Falstaff: To die is to be a counterfeit, for he is but the counterfeit of a man who hath not the life of a man; but to counterfeit dying, when a man thereby liveth, is to be no counterfeit, but the true and perfect image of life indeed. The better part of valor is discretion, in the which better part I have sav’d my life.
Shakespeare: Henry IV, Part 1 Act 5, Scene 4
We got word this week that our favorite motel in the mountains is re-opening today. We’re resisting the urge to rush over there – the restaurants aren’t open for dining in yet, Great Smoky Mountains National Park is open and I fear it will be overrun. Blue Ridge Parkway, last I heard, is still closed.
It appears that there are many people volunteering to be guinea pigs, and I’m happy to let them. It’s not a matter of fear for me, but rather a sense that I don’t have to be first in line for anything. There’s a message in that bell curve, and I’ll stay comfortably ensconced on my side of the curve for a little while longer. Kathy & I are informally using our next haircut as our benchmark. Salons open in Phase II, which should be another 2-3 weeks. That will give plenty of time to see how the impatient ones make out. In the meantime, our weight keeps sliding down the scale, so the longer we avoid restaurants the better off we are. We’re getting plenty of exercise and fresh air and getting lots of long-overlooked projects out of the way. Making the best of looking at the bright side, so to speak.
This is the last photo I’ve taken for this project, but as much as I said the other day that I was tired of it, I think I might continue, just perhaps with a different theme. I figure we aren’t going anywhere so I might as well make new photos. Maybe I’ll work on photos from outside the house instead of inside. At the very least I’ll try to continue posting some kind of daily photo, even if it is one from the archives. I’m working diligently on trying to finish up with my unprocessed photos and hope to have that project wrapped up soon. There are plenty of treasures in that pile to share, too!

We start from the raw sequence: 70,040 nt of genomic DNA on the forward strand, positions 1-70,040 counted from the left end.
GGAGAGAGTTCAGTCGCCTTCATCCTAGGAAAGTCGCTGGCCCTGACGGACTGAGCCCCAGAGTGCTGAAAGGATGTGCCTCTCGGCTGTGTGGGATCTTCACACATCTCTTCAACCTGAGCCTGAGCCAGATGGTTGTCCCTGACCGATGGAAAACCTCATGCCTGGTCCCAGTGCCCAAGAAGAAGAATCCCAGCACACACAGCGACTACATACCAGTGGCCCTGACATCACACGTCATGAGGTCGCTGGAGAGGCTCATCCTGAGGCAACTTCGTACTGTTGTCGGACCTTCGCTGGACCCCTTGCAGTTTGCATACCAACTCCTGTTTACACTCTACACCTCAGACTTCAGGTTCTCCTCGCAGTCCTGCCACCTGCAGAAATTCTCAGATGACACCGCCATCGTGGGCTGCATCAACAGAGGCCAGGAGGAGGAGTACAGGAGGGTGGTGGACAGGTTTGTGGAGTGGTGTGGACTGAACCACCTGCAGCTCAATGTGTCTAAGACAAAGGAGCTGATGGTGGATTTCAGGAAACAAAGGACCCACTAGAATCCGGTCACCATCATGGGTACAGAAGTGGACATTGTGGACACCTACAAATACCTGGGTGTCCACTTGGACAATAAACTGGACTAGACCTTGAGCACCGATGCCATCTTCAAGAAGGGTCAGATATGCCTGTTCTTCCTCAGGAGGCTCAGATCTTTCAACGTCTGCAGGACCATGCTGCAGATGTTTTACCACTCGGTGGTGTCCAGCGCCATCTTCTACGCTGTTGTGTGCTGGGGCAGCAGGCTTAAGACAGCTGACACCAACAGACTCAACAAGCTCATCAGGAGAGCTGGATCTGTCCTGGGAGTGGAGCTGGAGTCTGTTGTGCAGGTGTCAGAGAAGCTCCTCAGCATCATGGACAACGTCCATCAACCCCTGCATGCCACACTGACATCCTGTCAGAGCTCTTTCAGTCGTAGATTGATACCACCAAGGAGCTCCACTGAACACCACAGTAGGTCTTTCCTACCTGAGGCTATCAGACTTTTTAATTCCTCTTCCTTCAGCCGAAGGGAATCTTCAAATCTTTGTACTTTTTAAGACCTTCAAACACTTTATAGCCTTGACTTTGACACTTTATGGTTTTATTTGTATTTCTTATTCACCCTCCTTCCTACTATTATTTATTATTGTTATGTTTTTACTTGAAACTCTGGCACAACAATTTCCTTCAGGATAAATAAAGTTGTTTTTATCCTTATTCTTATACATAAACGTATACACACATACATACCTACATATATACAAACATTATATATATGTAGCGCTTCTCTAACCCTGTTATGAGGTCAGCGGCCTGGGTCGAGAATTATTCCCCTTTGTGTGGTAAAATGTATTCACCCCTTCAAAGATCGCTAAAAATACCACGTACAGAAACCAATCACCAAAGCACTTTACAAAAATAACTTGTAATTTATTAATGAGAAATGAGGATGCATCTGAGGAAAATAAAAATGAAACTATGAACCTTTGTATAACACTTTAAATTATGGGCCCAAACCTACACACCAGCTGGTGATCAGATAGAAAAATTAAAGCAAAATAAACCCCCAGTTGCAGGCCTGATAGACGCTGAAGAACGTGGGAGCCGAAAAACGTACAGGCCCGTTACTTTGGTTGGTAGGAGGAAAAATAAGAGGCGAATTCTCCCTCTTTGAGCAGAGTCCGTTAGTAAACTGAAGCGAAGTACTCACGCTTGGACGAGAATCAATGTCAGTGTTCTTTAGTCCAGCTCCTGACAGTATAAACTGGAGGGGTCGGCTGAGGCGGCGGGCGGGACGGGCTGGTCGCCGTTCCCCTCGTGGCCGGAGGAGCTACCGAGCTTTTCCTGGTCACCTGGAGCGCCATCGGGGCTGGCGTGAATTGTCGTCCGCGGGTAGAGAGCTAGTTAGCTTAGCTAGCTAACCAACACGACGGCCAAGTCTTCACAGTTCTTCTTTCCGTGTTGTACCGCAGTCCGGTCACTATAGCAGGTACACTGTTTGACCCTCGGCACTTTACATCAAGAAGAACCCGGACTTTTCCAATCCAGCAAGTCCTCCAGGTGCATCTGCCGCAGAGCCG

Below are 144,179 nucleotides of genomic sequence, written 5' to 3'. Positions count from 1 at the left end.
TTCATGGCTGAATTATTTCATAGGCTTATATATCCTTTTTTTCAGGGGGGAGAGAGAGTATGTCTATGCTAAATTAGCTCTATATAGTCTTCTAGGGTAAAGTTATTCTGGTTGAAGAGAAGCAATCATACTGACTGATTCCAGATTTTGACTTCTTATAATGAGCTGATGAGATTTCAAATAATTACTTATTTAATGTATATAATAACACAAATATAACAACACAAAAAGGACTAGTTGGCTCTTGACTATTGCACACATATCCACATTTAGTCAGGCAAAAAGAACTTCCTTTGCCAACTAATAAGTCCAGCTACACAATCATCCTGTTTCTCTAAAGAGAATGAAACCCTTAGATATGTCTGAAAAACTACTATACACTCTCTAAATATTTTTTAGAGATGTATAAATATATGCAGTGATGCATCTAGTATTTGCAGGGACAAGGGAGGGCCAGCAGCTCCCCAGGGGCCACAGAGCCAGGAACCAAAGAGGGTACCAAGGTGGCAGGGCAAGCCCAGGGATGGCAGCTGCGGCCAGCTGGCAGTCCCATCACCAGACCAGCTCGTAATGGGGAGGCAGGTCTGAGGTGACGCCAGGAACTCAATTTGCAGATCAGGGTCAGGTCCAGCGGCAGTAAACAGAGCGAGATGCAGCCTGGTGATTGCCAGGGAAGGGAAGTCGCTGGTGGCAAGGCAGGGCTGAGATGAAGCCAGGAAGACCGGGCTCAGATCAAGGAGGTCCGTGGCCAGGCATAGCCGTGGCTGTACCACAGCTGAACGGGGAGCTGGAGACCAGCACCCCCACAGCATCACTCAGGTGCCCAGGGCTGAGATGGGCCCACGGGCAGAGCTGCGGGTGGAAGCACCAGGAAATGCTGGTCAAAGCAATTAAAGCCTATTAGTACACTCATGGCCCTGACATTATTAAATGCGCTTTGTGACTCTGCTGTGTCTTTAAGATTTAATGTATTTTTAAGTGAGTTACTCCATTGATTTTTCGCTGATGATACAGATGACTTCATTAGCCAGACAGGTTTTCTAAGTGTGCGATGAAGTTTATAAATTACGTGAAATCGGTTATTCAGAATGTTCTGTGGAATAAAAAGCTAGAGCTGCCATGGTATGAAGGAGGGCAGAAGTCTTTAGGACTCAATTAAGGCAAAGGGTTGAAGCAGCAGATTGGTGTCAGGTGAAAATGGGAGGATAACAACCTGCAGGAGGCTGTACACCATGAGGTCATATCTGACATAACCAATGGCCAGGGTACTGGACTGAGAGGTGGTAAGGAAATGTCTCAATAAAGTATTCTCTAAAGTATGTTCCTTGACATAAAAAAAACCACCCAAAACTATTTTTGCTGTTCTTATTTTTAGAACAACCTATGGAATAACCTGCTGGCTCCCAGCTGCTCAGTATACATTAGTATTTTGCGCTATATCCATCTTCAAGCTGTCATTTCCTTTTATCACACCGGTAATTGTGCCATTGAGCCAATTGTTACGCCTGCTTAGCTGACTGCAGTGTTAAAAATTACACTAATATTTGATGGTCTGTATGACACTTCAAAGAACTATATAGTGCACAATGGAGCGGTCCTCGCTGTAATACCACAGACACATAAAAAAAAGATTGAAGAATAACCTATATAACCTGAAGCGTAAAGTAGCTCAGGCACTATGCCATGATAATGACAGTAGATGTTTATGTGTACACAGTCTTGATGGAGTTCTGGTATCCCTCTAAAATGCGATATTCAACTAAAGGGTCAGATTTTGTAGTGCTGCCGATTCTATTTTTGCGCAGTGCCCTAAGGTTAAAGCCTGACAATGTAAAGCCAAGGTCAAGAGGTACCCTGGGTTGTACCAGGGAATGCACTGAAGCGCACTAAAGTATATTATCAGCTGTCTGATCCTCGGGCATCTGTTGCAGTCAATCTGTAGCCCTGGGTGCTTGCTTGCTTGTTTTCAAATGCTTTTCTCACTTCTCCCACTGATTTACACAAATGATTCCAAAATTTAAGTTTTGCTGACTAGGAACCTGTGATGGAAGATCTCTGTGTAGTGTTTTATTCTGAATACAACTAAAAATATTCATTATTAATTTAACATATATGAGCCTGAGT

The following started as a comment on Earl’s blog, but I thought I would refine it a bit and share it here. For Whatever Its Worth, as they say.
I’ve not been a regular viewer of (NY) Governor Cuomo’s briefings, but I have gained a good deal of respect for his candor and leadership. His state is the epicenter of the virus in this country and New York is fortunate to have him in that position. I only wish we could say the same of other places in the country.
I don’t remember the exact words, but someone recently described the leadership dilemma – in particular as it pertains to the Coronavirus but also about most other things – as something along the lines of “well-meaning people attempting to make the best choice between difficult options with limited information about something no one knows enough about.” Close enough – you get the idea.
The question of “how much is a life worth” is a difficult one at best. The best answer to that question depends on which Pandora’s Box you open first. Or last. Answering that one life is “priceless” is commendable, but if that is the case, shouldn’t we be doing everything possible to avoid other preventable deaths? If so, we should outlaw all dangerous habits and behaviors. Smoking kills but it is legal. How about junk food? Pick your poison. Personal choice is in another box. Everyone should be able to determine his or her level of risk and act accordingly, but there are limits to this freedom. Does your choice to wear or not wear a mask take precedence over my right to not get your germs? And then the economic costs are huge. The government programs to help those who have lost their jobs are a drop in the bucket for those who are struggling to pay rent and buy food with no promise of when or if their jobs will return. And that assumes that the money will go to the right people, which is questionable.